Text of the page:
I am Anna Corley, however, most recently I have become Anna Nason. I married Scott Nason in March!
Katherine and I met in Paris for our “Bonjour Tout le Monde” study abroad in Summer 2010. Yes, “Bonjour Tout le Monde” or “Hello Entire World” was the title of our program. We spent our days not-studying French, eating tarts, and traveling.
Today, I live in Jerusalem with my husband.
I am from Madisonville, Texas, which happens to be the Mushroom Capitol of Texas.
I attended Texas A&M University. After graduation, I moved to Washington, DC where I met my husband. We were interns at a policy research institute. We then dated long-distance, him in graduate school at the University of Chicago and me in Tel-Aviv, Israel. We then were married in March and recently moved to Israel for the year.
We live in the downtown Jerusalem neighborhood of Nahalat Shiv’a. We live 20 meters from one of the busiest streets filled with coffee shops, restaurants, book stores, retail stores, and the latest Israeli phenomenon of the light rail.
We are a seven minute walk from the Old City and about that far to the border of East Jerusalem. East Jerusalem is primarily Arab and a deeply contentious issue for the modern state of Israel. There, we often visit the swanky American Colony Hotel which is notorious for its crowd of international business men and journalists.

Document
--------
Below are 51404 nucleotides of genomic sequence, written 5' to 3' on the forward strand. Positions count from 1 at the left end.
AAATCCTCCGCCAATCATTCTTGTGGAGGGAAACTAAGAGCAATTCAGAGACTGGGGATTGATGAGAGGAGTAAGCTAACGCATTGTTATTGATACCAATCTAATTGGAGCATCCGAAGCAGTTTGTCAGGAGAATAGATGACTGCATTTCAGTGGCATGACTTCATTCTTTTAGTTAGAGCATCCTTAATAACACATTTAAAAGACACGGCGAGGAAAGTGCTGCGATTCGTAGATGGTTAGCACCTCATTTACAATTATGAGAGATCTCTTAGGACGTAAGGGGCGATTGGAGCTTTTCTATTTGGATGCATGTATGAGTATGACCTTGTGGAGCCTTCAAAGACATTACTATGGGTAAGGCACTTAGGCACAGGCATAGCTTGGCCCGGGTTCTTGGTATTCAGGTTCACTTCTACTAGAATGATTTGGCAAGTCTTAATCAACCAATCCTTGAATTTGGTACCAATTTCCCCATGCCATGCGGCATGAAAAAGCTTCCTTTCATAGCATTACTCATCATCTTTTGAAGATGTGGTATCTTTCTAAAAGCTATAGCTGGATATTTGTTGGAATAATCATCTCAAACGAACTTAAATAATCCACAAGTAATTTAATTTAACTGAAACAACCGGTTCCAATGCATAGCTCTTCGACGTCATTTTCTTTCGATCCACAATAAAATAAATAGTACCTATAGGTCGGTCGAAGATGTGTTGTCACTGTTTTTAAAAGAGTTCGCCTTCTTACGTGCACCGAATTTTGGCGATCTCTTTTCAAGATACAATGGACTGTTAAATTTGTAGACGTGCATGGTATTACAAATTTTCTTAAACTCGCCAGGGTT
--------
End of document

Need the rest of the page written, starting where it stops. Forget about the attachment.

We are both in school at the Hebrew University of Jerusalem. I am in graduate school for international affairs, with a fellowship focusing on Israel’s defensive position in the Middle East. I also study Hebrew. My husband, Scott, is writing his graduate thesis and studying Arabic.
Currently, we are on holiday waiting for school to start. Our days will look different come next week. We often spend time in the Old City, going on long walks in the evening, and exploring the wonderful intersection of cultures to be found here: Austrian cafes, European patisseries, American burger joints, cafes owned by New Yorkers, and the best locally owned falafel stands. Israel, as the only Jewish state in the world, houses a culture of its own mixed with the native culture of the Jewish families who have immigrated here. This also includes Jewish families who my not be citizens but who have such a connection here that they purchase real-estate, build hotels, start restaurants, etc. Just like our apartment, owned by a New York banker.
However, there is this issue of Shabbat, some Israelis say they long for it, we, however dread it. On the Jewish sabbath, the American Saturday, everything shuts down. You name it, and it’s closed. These are days when Scott and I bury ourselves in the apartment and watch Downtown Abbey.
Reports of tensions erupting in Israel and the greater Middle East seem to flood newspapers. However, life here goes on as normal with crowded markets, full cafes, and an active nightlife. What I have learned: Israelis are incredibly resilient.
Advice: Israel is incredible and should be added to your “must-see” list.